Bill Walker's gas pipeline to Valdez is much more than just a pipe dream. It is a game changer for resource development in Alaska.
Resource development in Alaska has largely been a policy of resource extraction. Rarely has there been any effort on the part of our State government to encourage industry to process the raw materials in-state, thereby creating additional industry and jobs beyond just the extraction of the resource.
Since 1978, North Slope crude oil has exited the State beginning at 1.2 million barrels per day, now down to 600,000 bpd and declining at a rate of 6 percent per year. TAPS continues to gush oil into supertankers that carry it to refineries along the West Coast, and, over the course of the history of TAPS, as far away as Japan. Obviously, 20 billion barrels of oil were not processed within the borders of Alaska, thereby denying Alaskans jobs and industry.
Yearly, at least $432 million in wages hemorrhage from the State of Alaska to the Outside from our migrant oil workers on the North Slope. Even after 40 years of training programs, UAA engineering programs, vocational school programs, all to serve the North Slope oil industry's demand for "trained workers."
Only in the Cook Inlet oil and gas fields has there been some degree of value-added resource development of our hydrocarbon resources, beyond local use of fuels from our two small refineries. The fertilizer plant at Nikiski was an outstanding example of value added resource development. Unfortunately, the Nikiski plant closed due to the fluctuating gas supply situation in the Cook Inlet gas fields. Yet, it served notice that in-state value-added resource development of our hydrocarbon resources was possible.
The paradigm change in Walker's pipeline is the intent to separate the gas liquids for use in Alaska. The gas liquids will provide plastic feed stock for industry and additional fuels for local and Bush use on an industrial scale. The industry that will arise from in-state separation of the gas liquids will result in year-round industry creating new non-government, well paying jobs. Walker's pipeline will provide the basis for an expansion of the private sector.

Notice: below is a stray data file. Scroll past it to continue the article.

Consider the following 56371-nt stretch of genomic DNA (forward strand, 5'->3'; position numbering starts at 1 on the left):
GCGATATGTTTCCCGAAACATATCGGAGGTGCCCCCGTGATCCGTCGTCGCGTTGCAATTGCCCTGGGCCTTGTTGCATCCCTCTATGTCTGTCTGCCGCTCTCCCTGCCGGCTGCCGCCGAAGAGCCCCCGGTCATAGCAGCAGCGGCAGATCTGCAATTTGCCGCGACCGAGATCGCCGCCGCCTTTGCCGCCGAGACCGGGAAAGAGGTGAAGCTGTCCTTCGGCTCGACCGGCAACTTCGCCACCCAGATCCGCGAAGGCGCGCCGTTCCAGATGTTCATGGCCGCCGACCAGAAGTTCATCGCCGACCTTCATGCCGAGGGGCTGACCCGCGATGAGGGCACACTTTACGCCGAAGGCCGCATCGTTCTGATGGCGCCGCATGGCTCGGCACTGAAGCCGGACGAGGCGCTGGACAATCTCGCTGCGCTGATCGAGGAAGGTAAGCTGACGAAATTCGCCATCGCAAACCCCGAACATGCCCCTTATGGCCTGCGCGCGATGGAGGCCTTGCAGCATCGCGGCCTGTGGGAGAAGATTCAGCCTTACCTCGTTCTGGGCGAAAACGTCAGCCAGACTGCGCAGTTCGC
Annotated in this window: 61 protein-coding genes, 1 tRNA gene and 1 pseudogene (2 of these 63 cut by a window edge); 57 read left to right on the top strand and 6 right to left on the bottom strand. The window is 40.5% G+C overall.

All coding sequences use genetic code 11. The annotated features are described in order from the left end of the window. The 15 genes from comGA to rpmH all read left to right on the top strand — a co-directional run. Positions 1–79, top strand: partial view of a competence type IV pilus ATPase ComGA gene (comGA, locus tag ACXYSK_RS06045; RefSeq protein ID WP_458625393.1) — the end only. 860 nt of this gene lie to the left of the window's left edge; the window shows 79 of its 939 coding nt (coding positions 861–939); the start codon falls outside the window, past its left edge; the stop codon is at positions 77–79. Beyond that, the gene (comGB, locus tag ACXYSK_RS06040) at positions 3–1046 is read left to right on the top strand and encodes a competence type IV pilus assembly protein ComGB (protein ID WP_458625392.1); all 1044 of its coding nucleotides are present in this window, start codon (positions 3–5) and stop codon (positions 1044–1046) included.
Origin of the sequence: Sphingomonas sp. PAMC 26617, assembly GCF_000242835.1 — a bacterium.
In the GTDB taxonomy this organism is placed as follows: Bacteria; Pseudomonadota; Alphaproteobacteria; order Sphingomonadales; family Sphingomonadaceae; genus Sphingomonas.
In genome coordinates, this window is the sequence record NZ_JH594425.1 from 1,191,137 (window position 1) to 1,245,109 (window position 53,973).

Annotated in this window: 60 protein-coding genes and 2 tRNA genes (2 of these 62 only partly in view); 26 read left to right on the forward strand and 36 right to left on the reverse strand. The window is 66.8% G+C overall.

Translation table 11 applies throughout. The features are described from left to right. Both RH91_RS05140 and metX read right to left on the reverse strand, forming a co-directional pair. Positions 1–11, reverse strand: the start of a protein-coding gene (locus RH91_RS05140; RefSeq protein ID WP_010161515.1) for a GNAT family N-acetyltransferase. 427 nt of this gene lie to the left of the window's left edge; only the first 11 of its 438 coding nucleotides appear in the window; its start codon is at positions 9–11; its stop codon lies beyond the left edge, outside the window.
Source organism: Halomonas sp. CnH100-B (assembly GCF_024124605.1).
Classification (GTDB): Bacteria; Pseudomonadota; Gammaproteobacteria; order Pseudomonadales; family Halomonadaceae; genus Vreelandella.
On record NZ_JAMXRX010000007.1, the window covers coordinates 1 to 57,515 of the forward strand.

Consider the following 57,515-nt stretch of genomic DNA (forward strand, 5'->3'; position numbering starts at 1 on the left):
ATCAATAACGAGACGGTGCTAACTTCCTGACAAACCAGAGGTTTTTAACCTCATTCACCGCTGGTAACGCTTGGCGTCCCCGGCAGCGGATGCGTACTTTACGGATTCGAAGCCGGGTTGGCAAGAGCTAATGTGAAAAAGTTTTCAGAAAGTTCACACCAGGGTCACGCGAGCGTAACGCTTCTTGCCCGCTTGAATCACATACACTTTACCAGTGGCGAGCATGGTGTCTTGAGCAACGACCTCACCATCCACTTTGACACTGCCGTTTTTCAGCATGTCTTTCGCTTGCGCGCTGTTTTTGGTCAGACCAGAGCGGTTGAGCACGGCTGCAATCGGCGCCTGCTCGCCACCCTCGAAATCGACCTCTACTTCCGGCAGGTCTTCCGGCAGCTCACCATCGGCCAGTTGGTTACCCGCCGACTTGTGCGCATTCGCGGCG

Gas will also be pulled off to fuel Fairbanks heat and power needs and be extended to those communities along the Richardson Highway.
From Glennallen 250 million cubic feet per day of the gas will flow to Palmer to bolster the supply of natural gas from Cook Inlet.
Additional exploration and development in Cook Inlet will then have the time to provide more than enough gas to allow export to Asia through Kenai. That export, coupled with more than 3 bcf/d exported from Valdez should prevent a total calamity when the oil revenues that comprise 90 percent of the state budget cease when TAPS reaches 300,000 bpd.
It is not unreasonable to believe that with further exploration and development on the North Slope, both on shore and off shore, including ANWR, maybe TAPS will be refilled with oil. Hopefully, it will not be oil that flows into supertankers. Maybe, with foresight and the right attitude on the part of our State government and industry, we will see a large refinery complex built in Fairbanks and Big Delta. Alaska may one day export refined fuels, with the fractions used for industry fueling further expansion of an in-state petrochemical industry arising from the use of the gas liquids in-state under Walker's plan.
What of the argument of the producers not having to provide the gas even if a pipeline is built to Valdez? Specious.
Article 8 Section 2 of the Constitution of the State of Alaska governed the drafting of the leases. The producers have no choice. If they fail to provide the gas based upon a reasonable expectation of profit, they will be in breach of their leases.
It is time we stopped listening to "can't" and started doing.
Larry Wood is a 56-year resident of Alaska and a businessman living in Palmer, Alaska.
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